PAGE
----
Why Aren't You Firing Faster?

November 21, 2000
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Over the past several years, all types of ceramic manufacturers have reduced their firing times to one sixth of what used to be normal, simply by changing their thinking about their kilns.

Yesterday I received a request for quotation in the mail. To be eligible to bid on this project, I have to submit my firm price in 11 days. According to the specification, the furnace needs to be in production 13 weeks after the order is placed. Unfortunately, my delivery for some of the key components is 12-14 weeks, so I cannot meet this schedule. Will one of my competitors meet this schedule? I don't know, but it scares me. Of course, the company that has requested this furnace has the same problem that I have: His customer needs more product now, and if my customer can't deliver the product, someone else will.

Sometimes it seems like someone has stomped on the gas pedal of the world's economy. Time is the commodity that no one has enough of anymore. With e-mail and the Internet, information can travel instantly around the world. With overnight couriers, almost anything can travel across the country overnight. So it's only natural that people expect everything to be available just as quickly. This rapid pace isn't going to get slower any time soon. As manufacturers, we must shave every minute possible from our production time to respond to our customers more quickly.

For most ceramic manufacturers, the easiest place to look is in the kiln. The firing cycle for most ceramic products consumes hours-if not days-of time. It is the longest single process in almost every ceramic plant. However, many people believe that the firing time is fixed and cannot be changed. This is not true. Over the past several years, all types of ceramic manufacturers have reduced their firing times to one sixth of what used to be normal, simply by changing their thinking about the kiln.

Silicon carbide kiln furniture and a fiber car lining allow dinnerware to be fired in as little as four hours.

The Science of Firing

Before changing the firing process, it makes sense to take a look at the science of firing, and the physical principles that govern it. When firing a ceramic, the goal is to heat the ware so it develops a microstructure that gives the finished part the desired properties. This takes place by one of two mechanisms: sintering or vitrification.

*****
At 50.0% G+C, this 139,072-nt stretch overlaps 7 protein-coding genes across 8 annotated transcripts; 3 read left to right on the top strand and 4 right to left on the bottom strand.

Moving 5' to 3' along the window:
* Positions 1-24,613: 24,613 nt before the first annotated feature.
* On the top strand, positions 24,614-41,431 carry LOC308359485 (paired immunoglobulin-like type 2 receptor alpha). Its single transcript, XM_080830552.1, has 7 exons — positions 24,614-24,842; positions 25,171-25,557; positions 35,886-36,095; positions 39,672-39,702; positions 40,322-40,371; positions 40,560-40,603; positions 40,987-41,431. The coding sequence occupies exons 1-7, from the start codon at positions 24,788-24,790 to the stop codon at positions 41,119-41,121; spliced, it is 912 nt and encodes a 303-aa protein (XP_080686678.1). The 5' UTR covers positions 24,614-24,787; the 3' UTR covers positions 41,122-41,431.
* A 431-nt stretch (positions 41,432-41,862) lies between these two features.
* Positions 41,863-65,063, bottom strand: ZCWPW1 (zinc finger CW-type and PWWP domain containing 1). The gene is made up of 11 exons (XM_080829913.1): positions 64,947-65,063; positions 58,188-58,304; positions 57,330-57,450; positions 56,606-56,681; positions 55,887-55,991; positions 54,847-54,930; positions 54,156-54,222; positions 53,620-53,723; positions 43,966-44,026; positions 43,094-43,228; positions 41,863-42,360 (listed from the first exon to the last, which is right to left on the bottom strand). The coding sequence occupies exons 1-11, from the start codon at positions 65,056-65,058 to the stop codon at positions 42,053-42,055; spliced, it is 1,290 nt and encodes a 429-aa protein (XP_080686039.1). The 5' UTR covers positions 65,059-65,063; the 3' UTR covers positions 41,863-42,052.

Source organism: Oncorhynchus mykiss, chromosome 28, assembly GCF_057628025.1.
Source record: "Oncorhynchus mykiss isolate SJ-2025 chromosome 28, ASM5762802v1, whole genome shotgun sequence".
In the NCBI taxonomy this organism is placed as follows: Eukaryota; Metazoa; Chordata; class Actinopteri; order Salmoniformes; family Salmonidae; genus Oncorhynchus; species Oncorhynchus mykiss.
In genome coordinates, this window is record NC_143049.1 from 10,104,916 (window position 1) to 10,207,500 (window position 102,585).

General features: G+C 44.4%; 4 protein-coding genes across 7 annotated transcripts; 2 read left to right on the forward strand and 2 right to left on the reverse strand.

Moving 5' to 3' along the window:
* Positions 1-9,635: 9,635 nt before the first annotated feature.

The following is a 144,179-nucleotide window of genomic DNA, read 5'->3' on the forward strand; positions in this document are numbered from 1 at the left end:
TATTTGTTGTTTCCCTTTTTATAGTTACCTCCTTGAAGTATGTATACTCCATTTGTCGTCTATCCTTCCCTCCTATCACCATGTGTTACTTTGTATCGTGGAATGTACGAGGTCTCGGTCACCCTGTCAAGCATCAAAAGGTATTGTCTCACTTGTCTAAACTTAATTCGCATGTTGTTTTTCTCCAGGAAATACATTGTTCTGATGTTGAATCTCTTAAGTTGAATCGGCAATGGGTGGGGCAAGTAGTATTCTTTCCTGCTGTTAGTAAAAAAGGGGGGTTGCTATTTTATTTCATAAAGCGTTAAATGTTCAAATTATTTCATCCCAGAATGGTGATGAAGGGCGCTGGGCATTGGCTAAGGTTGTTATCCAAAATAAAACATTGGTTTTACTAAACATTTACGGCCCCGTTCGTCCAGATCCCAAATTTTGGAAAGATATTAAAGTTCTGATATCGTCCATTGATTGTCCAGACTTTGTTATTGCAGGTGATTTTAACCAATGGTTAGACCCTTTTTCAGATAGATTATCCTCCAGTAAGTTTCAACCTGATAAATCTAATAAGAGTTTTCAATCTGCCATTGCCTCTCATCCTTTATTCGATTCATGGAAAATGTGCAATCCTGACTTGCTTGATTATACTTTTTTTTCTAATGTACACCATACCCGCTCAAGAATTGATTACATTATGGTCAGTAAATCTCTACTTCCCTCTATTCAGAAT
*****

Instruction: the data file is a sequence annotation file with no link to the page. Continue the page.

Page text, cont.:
Sintering is the bonding of discrete particles into a single cohesive mass. It is a physical rearrangement of the boundaries of the particles. Mass is transferred within each particle and between particles. In a ceramic material, mass cannot move unless there is sufficient energy for atoms to break free of their bonds and move to a different location. The rate at which this happens is determined by three key variables:

  • Time, which has a linear effect on the sintering. Doubling the sintering time doubles the amount of sintering that takes place.
  • Particle size, which has an inverse power relationship on the amount of sintering. Reducing the average particle size will reduce the amount of sintering time required.
  • Temperature, which affects sintering exponentially. A small change in the temperature will have a large effect on the sintering rate.

Figure 1. Sintering diagram for a bimodal alumina powder. The sintered density is expressed as a function of sintering temperature and time. Notice a 1.0 theoretical density can be achieved by sintering for 0.25 hour at 2690°F, while 16 hours is required at 2245°F. Source: R.M. German, “Fundamentals of Sintering,” ASM Engineered Materials Handbook, Vol. 4, 1991, pp. 260-269.
As an example of the relative effects of time and temperature, an alumina body of relatively small particle size can be sintered to full density if held for 16 hours at 2200°F (1200°C). That same body will sinter to full density when held for 15 minutes at 2600°F (1425°C). This is shown on the sintering diagram in Figure 1.

Sintering is the primary densification process in the production of technical ceramics. For traditional ceramics, such as most whitewares, however, the primary process is by vitrification. Vitrified ware is bonded with a glassy phase. This glass envelops the other ceramic particles in the body, creating a dense, cohesive part when cooled. The time required for a product to reach a given density is determined by the viscosity of the glassy phase. Empirical evidence shows that a 50°C (90°F) increase in the peak firing temperature reduces the time required to achieve a given density by a factor of 10.